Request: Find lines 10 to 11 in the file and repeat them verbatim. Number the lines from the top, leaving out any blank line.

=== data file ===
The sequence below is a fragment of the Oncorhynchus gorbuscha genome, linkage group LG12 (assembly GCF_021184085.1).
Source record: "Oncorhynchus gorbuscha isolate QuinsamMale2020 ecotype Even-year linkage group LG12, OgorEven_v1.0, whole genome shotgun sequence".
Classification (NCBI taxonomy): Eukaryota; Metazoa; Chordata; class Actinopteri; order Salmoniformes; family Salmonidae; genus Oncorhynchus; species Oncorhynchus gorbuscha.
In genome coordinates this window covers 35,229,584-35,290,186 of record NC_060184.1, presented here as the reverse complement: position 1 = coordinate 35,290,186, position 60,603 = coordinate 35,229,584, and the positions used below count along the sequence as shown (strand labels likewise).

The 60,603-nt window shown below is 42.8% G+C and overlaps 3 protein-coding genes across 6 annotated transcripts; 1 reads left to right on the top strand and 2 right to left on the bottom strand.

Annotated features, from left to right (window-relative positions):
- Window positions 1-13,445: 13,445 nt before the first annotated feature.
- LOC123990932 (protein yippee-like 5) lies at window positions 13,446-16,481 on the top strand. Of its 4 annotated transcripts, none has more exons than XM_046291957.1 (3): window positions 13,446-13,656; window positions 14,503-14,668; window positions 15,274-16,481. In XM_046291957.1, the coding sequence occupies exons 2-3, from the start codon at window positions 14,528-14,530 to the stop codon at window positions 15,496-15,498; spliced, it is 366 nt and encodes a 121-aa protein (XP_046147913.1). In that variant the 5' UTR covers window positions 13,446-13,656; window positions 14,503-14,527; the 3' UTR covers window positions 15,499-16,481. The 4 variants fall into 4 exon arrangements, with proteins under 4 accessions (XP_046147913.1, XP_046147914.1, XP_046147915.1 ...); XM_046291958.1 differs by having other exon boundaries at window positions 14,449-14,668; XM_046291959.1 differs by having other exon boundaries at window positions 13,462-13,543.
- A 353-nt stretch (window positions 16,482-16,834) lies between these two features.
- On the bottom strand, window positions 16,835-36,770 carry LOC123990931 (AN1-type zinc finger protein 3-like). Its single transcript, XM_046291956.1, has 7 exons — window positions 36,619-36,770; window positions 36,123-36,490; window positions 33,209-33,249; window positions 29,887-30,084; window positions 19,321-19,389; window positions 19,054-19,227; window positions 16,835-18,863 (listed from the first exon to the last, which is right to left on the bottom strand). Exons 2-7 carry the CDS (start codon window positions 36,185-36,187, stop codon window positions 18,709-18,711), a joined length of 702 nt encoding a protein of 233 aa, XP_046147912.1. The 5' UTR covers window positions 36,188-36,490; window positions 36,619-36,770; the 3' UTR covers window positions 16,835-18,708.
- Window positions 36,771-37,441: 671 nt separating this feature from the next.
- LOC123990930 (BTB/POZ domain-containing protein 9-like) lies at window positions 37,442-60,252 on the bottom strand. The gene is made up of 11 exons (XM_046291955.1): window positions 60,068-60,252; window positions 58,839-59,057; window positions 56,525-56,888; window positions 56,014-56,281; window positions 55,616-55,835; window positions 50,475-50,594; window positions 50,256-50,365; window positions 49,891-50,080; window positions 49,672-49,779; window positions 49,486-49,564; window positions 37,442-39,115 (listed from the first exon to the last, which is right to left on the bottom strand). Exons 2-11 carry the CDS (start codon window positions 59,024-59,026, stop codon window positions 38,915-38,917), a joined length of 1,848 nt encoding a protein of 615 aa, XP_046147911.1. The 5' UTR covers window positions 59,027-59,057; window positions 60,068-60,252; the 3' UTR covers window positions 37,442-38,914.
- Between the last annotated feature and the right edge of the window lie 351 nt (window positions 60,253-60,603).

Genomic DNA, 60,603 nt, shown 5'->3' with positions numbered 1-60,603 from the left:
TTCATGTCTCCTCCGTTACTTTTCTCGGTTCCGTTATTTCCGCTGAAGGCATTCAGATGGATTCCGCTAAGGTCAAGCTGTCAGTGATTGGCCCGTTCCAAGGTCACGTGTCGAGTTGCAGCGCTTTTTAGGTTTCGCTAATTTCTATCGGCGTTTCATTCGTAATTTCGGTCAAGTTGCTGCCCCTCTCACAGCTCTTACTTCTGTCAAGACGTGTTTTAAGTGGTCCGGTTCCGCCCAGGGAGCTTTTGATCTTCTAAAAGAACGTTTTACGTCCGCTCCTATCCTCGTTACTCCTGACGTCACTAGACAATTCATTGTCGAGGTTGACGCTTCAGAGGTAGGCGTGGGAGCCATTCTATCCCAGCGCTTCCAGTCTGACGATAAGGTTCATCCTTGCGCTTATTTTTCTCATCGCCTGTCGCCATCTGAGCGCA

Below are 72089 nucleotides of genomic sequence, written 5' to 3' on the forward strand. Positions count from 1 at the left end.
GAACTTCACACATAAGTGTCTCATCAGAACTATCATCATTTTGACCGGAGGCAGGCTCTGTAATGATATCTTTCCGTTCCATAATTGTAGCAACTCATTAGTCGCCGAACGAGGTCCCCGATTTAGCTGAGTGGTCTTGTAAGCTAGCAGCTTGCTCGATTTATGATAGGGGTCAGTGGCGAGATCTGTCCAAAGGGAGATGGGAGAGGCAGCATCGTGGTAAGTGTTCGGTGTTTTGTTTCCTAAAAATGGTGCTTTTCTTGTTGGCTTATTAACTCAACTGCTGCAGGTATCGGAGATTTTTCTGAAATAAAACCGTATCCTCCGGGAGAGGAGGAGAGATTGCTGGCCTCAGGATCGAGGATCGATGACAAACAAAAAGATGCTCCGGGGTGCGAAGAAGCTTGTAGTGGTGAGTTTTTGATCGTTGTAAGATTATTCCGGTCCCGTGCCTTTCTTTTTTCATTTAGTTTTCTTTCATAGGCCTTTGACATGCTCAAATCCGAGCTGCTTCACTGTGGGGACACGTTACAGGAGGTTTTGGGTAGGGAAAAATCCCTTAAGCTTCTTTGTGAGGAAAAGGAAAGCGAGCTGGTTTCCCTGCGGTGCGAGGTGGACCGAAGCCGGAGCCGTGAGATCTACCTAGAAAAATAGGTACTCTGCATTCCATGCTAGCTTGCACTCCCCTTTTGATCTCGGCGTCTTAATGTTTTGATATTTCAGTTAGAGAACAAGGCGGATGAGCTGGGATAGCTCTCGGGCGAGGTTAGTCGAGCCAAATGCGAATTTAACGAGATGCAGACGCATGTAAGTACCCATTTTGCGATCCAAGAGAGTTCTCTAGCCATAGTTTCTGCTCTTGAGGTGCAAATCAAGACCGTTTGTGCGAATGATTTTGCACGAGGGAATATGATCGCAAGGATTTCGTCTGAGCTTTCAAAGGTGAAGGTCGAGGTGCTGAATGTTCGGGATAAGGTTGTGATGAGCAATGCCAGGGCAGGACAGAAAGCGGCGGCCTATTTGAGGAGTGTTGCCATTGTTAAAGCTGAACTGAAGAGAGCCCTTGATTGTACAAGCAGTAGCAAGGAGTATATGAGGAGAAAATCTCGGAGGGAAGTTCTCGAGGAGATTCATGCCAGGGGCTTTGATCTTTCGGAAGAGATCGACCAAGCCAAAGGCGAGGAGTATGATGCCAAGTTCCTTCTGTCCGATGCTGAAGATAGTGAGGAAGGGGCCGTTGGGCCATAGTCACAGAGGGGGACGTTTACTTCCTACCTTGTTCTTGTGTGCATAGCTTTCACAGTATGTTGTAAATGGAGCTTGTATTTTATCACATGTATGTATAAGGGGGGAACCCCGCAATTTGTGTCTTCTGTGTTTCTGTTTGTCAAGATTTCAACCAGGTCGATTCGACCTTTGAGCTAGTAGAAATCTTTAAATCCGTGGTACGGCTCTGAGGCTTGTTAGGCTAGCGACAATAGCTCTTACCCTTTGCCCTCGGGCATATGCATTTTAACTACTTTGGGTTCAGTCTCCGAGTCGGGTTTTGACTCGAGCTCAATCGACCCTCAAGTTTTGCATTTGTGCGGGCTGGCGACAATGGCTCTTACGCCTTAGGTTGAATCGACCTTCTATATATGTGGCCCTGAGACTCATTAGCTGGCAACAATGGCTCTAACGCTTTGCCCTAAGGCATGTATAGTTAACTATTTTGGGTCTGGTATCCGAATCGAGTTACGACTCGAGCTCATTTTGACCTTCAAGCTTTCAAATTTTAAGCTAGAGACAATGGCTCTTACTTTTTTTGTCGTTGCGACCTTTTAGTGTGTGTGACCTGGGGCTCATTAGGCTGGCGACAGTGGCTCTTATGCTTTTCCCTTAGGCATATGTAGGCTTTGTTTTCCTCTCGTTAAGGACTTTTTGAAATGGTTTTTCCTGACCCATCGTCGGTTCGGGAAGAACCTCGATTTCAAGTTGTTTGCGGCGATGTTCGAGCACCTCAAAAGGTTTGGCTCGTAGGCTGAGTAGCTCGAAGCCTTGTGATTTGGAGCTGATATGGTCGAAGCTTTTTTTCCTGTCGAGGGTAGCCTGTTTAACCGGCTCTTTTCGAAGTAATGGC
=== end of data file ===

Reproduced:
- On the bottom strand, window positions 16,835-36,770 carry LOC123990931 (AN1-type zinc finger protein 3-like). Its single transcript, XM_046291956.1, has 7 exons — window positions 36,619-36,770; window positions 36,123-36,490; window positions 33,209-33,249; window positions 29,887-30,084; window positions 19,321-19,389; window positions 19,054-19,227; window positions 16,835-18,863 (listed from the first exon to the last, which is right to left on the bottom strand). Exons 2-7 carry the CDS (start codon window positions 36,185-36,187, stop codon window positions 18,709-18,711), a joined length of 702 nt encoding a protein of 233 aa, XP_046147912.1. The 5' UTR covers window positions 36,188-36,490; window positions 36,619-36,770; the 3' UTR covers window positions 16,835-18,708.
- Window positions 36,771-37,441: 671 nt separating this feature from the next.